Rachel and I are having a very hard time realizing that we've only been in France for two days, because it feels like about a week -- I say that in a good way! Today our faithful Parisian tour guide/host/friend Christine brought us on an early morning jaunt to the Eiffel Tower up close. On our way we stopped to get some coffee, and as we were standing on the sidewalk (two blondes with crazy blue backpacks, and Christine) an older man walked up to us, specifically to Rachel and I, with a little Eiffel Tower keychain in each hand, and started speaking rapid French. We both started saying, "Non, merci! Non, merci! NON MERCI!!" because we're so used to the gypsy population trying to force sale items (their current item of choice is selfie sticks, go figure). He finally looked at Christine, and said (in French), "Free! Gifts for them!" at which point we accepted them, and he went off smiling. Good morning, Paris - and thank you sir!
We departed for Bayonne via train around noon, and spent the afternoon and evening riding through the beautiful countryside. This was made humorous by the fact that we waited until we were in Paris to book our train tickets (it's cheaper to buy them in Europe), which means we waited until yesterday, which means we waited until last minute. There were still seats available! In the car specifically set aside for children. Yep. That happened. We were on aisle seats, directly across from each other, and every couple minutes some French boys would slide the door behind us open from their car and yell, "BONJOUR, MADAME!!! BONJOUR, MONSIEUR!!!" at the top of their lungs, and then giggle hysterically as the door slid shut, only to amp up for another "hello" attack. The other adults (ie, mostly French grandparents) in our car were probably about to tape the door shut, but something about these small kids yelling in French (and our lack of sleep) made us giggle, and we just couldn't stop laughing. This probably made the French grandparents greatly dislike us (we apologize).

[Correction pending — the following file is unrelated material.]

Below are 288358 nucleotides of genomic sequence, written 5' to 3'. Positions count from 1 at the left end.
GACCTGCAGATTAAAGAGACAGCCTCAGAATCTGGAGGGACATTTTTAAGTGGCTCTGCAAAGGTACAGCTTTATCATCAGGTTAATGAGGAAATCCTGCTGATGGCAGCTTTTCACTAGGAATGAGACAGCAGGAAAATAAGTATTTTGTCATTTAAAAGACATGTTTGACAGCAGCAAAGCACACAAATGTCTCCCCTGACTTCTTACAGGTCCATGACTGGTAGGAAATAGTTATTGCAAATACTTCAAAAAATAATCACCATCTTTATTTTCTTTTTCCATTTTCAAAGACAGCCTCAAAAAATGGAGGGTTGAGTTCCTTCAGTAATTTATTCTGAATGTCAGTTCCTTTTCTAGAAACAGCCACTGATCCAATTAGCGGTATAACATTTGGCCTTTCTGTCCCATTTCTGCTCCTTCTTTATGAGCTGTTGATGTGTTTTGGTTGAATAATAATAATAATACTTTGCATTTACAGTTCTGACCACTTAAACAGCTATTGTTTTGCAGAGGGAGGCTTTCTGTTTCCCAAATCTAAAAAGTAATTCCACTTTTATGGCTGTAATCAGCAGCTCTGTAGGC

We finally arrived at Bayonne, where we transferred to a train on which 99% of the people on board were carrying heavy duty backpacks, wearing boots, and looking distinctly outdoorsy. We made quite an impression as we hopped on at the last minute, had to climb over bags and packs and legs, and as we found our seats the plastic bag of food I was carrying ripped open and a sausage and an orange fell out. (RIP orange -- I never saw it again.) A big, tall, bearded lumberjack looking man tossed my pack onto the overhead rack and then Rachel's, opening up room for us -- which we took while Rachel gave me an intense look with her eyes that distinctly said, "Oh my gosh, I am so intimidated right now!" I was too ... until sometime in this ride the girl next to me asked if we were walking the Camino like her, and the lumberjack man (obviously) is too, and probably everyone else on the train. She was from Nova Scotia, and the lumberjack guy from Sweden. We chatted a bit, until Rachel suddenly asked, "Guys, do you know what those are?!" She pointed, but by the time we turned the thing was obscured and Sweden and Novia Scotia both said slowly, "... trees ..." Sweden added, "New York, this will be good for you." Somehow this moment struck all of us as hilarious (even though it seemed ridiculous at the time), and we all laughed until it hurt, and I had tears streaming down my face. That moment was huge for all of us -- all of these fears we were feeling, intimidation, anticipation, worry -- all melted away as this bonding happened. It felt like family -- so friendly, bonded in one common goal. Neither Sweden nor Novia Scotia are religious -- but they are also walking to seek deeper truth and deeper understanding of themselves. We shared our purposes with them, and laughed and talked until we got herded off the train into a bus to our final stop, St. Jean-Pied-de-Port, a tiny town at the foothills of the Pyranees.
As we arrived, Rachel and I walked off to our lodging -- our last night before we begin staying in "albergue's" or pilgrim hostels along the route. We are staying in a small guest house down a road that passes several farms in rolling hills at the base of a mountain. We set off, half heartedly, to find food (everything here closes early, and we didn't arrive until nearly 8 PM), and we're also mostly in the middle of farms, and were just about to give up when Rachel shouted, "PIZZA!!!" I thought she was hallucinating out of desperation, but just in front of us was a pizza truck -- there you go, Portland, small towns in the south of France have food trucks, too! So we sat and discussed our route for tomorrow, in the shadows of gorgeous mountains, eating delicious pizza outdoors in late evening sunshine (it gets dark in France around 10 PM). It was glorious.
And tomorrow we begin! The toughest part of the whole Camino is the first day -- 15 miles of heavy ascent and descent. We also hear it's the most beautiful! We're off at sunrise - pray for us!